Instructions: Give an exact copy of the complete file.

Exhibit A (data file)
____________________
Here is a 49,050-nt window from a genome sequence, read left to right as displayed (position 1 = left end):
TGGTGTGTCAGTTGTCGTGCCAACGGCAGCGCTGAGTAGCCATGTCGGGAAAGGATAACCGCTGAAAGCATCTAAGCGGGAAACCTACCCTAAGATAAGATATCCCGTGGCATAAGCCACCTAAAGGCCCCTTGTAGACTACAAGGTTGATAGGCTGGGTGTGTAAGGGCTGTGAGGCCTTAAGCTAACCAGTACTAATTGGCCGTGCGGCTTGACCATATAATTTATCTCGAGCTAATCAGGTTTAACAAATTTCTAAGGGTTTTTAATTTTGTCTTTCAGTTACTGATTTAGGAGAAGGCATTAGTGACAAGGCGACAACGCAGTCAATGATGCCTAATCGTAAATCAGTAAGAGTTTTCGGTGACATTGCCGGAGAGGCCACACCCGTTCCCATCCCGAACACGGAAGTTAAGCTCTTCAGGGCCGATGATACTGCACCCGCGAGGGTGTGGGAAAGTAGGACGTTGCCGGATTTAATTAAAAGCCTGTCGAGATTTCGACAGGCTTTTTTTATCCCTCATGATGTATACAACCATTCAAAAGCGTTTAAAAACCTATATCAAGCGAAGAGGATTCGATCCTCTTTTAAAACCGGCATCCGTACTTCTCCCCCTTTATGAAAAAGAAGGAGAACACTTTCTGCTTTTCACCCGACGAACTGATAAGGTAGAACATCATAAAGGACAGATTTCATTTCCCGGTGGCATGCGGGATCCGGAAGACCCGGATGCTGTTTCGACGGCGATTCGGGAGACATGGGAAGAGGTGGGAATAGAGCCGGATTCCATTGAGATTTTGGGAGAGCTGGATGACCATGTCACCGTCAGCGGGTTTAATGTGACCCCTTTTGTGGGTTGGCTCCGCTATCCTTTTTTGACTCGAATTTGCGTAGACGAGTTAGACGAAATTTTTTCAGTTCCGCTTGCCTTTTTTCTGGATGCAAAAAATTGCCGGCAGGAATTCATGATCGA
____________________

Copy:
Here is a 49,050-nt window from a genome sequence, read left to right as displayed (position 1 = left end):
TGGTGTGTCAGTTGTCGTGCCAACGGCAGCGCTGAGTAGCCATGTCGGGAAAGGATAACCGCTGAAAGCATCTAAGCGGGAAACCTACCCTAAGATAAGATATCCCGTGGCATAAGCCACCTAAAGGCCCCTTGTAGACTACAAGGTTGATAGGCTGGGTGTGTAAGGGCTGTGAGGCCTTAAGCTAACCAGTACTAATTGGCCGTGCGGCTTGACCATATAATTTATCTCGAGCTAATCAGGTTTAACAAATTTCTAAGGGTTTTTAATTTTGTCTTTCAGTTACTGATTTAGGAGAAGGCATTAGTGACAAGGCGACAACGCAGTCAATGATGCCTAATCGTAAATCAGTAAGAGTTTTCGGTGACATTGCCGGAGAGGCCACACCCGTTCCCATCCCGAACACGGAAGTTAAGCTCTTCAGGGCCGATGATACTGCACCCGCGAGGGTGTGGGAAAGTAGGACGTTGCCGGATTTAATTAAAAGCCTGTCGAGATTTCGACAGGCTTTTTTTATCCCTCATGATGTATACAACCATTCAAAAGCGTTTAAAAACCTATATCAAGCGAAGAGGATTCGATCCTCTTTTAAAACCGGCATCCGTACTTCTCCCCCTTTATGAAAAAGAAGGAGAACACTTTCTGCTTTTCACCCGACGAACTGATAAGGTAGAACATCATAAAGGACAGATTTCATTTCCCGGTGGCATGCGGGATCCGGAAGACCCGGATGCTGTTTCGACGGCGATTCGGGAGACATGGGAAGAGGTGGGAATAGAGCCGGATTCCATTGAGATTTTGGGAGAGCTGGATGACCATGTCACCGTCAGCGGGTTTAATGTGACCCCTTTTGTGGGTTGGCTCCGCTATCCTTTTTTGACTCGAATTTGCGTAGACGAGTTAGACGAAATTTTTTCAGTTCCGCTTGCCTTTTTTCTGGATGCAAAAAATTGCCGGCAGGAATTCATGATCGA